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Yes, you’re hearing a lot more about Juneteenth this year. For some, the holiday may be a recent discovery. But it is the oldest nationally-celebrated commemoration of the ending of slavery in the United States, dating back to 1865. 

It was in that year, on June 19th, that Major General Gordon Granger led the Union soldiers into Galveston, Texas with news that the war had ended and that the enslaved were now free. These slaves were the last in the Confederacy to discover their freedom, and the discovery actually came two and a half years after President Lincoln’s Emancipation Proclamation, which went into effect in early 1863.

For over 155 years, Black people in the US have heralded Juneteenth as a day of freedom. Given this year’s events—the protests in response to Black people murdered by police, living conditions of the poor being further degraded by the pandemic—it is getting overdue recognition. Juneteenth marks the very beginning of the movement for equality that is progressing before us today.

Although most states (plus the District of Columbia) have passed legislation recognizing Juneteenth, it’s not yet a national holiday. But some notable brands and community groups aren’t waiting for government recognition to commemorate it. Companies like Twitter, Vox, Buzzfeed, Ogilvy, VSCO, Nike, Adobe, ZocDoc, and more are helping improve awareness for this critically important holiday by giving their employees the day off.

Mohammad Anwar, CEO of Houston-based digital agency Softway, explained his rationale for recognizing Juneteenth in a social media post. “As we continue to learn and grow as an organization, it has become clear to me that more must be done to celebrate POC in every way we can,” he wrote. “As a small step forward – and forevermore – Softway will recognize Juneteenth as a US Holiday so our team can take time off to reflect, learn, and collectively celebrate the end of slavery in the United States.” 

Hella Creative, a collective of Bay Area friends & family that banded together to support one another at the height of COVID-19, created an initiative called Hella Juneteenth to educate the advertising, tech, and media industries on the holiday. Not only has the collective created a lighthouse of educational resources and a database of companies who will recognize the holiday, it’s also done the legwork for employees to get their companies to do the same. The group has made it easier than ever for individuals to contribute to a lasting change.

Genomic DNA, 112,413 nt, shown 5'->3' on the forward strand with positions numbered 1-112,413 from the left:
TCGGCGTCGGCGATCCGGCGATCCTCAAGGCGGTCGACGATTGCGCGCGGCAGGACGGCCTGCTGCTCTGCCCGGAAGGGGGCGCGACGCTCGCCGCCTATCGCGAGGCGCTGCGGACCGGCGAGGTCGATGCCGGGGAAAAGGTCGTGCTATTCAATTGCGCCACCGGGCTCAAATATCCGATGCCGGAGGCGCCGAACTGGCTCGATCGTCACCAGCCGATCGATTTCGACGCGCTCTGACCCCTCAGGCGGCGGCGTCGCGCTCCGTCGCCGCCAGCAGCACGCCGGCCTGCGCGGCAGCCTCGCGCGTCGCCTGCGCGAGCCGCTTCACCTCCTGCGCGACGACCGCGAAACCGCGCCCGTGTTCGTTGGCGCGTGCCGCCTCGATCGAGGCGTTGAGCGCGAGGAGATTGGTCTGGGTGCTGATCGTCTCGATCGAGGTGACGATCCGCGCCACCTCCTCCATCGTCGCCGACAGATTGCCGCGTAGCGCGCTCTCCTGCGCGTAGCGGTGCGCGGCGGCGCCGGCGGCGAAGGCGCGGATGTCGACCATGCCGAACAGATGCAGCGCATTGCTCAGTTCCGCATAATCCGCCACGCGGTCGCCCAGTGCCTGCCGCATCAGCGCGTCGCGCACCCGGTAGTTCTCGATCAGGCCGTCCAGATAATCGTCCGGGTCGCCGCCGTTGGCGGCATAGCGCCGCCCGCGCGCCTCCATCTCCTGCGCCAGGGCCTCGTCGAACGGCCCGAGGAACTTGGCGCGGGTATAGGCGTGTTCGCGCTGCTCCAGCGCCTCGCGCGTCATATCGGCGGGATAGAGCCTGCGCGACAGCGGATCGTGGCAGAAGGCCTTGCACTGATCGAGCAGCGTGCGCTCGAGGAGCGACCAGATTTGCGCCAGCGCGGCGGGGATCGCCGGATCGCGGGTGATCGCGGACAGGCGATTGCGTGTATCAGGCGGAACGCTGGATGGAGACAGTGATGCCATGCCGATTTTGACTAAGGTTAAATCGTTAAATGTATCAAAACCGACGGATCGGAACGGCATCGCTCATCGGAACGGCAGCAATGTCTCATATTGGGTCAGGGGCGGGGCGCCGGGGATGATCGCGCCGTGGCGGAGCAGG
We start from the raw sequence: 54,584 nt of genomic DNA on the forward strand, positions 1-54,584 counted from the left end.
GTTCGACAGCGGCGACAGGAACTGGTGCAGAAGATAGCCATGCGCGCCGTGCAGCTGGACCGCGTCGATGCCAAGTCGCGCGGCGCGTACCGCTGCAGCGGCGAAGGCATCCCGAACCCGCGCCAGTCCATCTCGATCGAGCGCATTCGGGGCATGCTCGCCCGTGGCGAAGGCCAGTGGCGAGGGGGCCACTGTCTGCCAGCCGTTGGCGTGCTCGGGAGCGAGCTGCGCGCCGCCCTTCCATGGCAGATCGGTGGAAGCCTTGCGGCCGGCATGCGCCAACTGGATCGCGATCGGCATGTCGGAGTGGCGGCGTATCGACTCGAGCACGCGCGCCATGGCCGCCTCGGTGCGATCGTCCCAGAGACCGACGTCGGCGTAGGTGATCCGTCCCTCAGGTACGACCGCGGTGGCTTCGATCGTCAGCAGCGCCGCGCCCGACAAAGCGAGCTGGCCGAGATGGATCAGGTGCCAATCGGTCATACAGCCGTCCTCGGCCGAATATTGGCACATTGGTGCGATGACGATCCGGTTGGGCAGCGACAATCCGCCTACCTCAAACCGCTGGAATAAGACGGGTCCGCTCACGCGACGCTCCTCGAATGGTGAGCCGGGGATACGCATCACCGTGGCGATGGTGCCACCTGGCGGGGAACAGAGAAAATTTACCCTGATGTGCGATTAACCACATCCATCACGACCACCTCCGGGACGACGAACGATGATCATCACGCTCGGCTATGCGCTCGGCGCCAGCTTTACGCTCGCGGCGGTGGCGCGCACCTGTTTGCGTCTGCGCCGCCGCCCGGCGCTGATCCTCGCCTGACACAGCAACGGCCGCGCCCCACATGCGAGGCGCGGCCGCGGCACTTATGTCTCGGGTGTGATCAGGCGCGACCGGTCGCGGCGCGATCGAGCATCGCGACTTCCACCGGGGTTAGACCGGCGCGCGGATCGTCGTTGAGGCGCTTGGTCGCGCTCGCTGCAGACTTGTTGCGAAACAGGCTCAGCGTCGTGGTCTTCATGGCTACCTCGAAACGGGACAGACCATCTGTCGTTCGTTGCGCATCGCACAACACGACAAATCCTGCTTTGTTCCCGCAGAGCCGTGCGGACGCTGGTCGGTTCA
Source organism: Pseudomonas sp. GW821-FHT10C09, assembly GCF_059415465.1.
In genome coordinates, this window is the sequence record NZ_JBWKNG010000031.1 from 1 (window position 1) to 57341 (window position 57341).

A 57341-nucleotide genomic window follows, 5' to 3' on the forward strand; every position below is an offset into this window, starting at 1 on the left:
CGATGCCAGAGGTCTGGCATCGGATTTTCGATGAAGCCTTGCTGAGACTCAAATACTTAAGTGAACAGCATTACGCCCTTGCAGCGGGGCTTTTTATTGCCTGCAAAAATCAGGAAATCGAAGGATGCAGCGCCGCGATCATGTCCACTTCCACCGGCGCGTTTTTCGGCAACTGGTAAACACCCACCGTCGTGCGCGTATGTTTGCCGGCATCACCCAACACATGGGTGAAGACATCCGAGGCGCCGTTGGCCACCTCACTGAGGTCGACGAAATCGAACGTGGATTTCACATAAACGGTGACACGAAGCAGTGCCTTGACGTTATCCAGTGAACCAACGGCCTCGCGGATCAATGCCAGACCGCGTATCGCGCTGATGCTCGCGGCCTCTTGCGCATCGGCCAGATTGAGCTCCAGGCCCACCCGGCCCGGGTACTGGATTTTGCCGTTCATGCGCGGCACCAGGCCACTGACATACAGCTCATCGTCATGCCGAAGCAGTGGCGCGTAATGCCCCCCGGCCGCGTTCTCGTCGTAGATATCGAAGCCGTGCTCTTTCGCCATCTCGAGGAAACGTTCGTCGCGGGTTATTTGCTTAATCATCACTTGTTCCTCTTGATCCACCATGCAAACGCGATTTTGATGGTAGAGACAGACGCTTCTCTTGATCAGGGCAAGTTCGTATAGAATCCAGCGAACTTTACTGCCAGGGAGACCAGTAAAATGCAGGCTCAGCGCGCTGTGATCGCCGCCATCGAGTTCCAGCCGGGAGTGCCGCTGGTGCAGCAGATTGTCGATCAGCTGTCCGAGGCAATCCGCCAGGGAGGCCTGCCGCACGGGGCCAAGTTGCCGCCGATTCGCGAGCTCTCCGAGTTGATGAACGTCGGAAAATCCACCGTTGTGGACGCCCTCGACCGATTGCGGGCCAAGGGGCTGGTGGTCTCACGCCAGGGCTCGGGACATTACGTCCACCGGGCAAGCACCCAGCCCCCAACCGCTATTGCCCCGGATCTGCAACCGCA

When Brooklyn-based digital agency Huge first recognized Juneteenth three years ago, the company started with a simple social media post. Its celebration eventually progressed to a sponsored trip to the National Museum of African American History in D.C. This year, the company announced global recognition of Juneteenth and will give all of its employees the holiday off. 

Huge employee and senior QA analyst Apryl Gordy believes that a substantial commitment to celebrating this holiday is a necessary move. While she’s always done the work to advocate for Black and Brown employees, she thinks that agencies should be leading the charge because of their abilities to influence.

“With agencies, especially in advertising, we drive a lot of what people want,” Gordy said. “If different agencies take up the onus of what this holiday is and what this day of freedom means, we can make true change.”

Jack Dorsey, CEO of Twitter and Square, hopes to bring about change at his own companies. “Countries and regions around the world have their own days to celebrate emancipation, and we will do the work to make those dates company holidays everywhere we are present,” he said in a Tweet.

To ensure that the holiday is commemorated properly, it’s been key for brands to communicate with Black employees and resources created by people of color. The pressure to celebrate the holiday should not fall on the shoulders of Black employees and executives—collaboration needs to happen across all levels to make a sustainable commitment to recognizing this important event in American history.

But diversity and inclusion in every industry isn’t just an issue of values and morals—it also makes good business sense. “We talk about the Black dollar a lot because it’s powerful. But the Black attention span is equally important,” said T. Lloyd, a communications strategist at the consulting firm Communications + Culture. “Attention becomes acquisition.” 

Companies highlighting this day of freedom is bigger than just a holiday, it’s an acknowledgement of the history of a people. It’s bigger than support, it’s the beginning of a company culture that recognizes and celebrates diversity in intentional and impactful ways that can lead to change.

“If we as agencies can lead the charge in bringing to light the importance of this day, we can then start to acknowledge a lot more things that were wrong that weren’t talked about in history,” Gordy said. “If agencies can own that, we can challenge others to do the same.”

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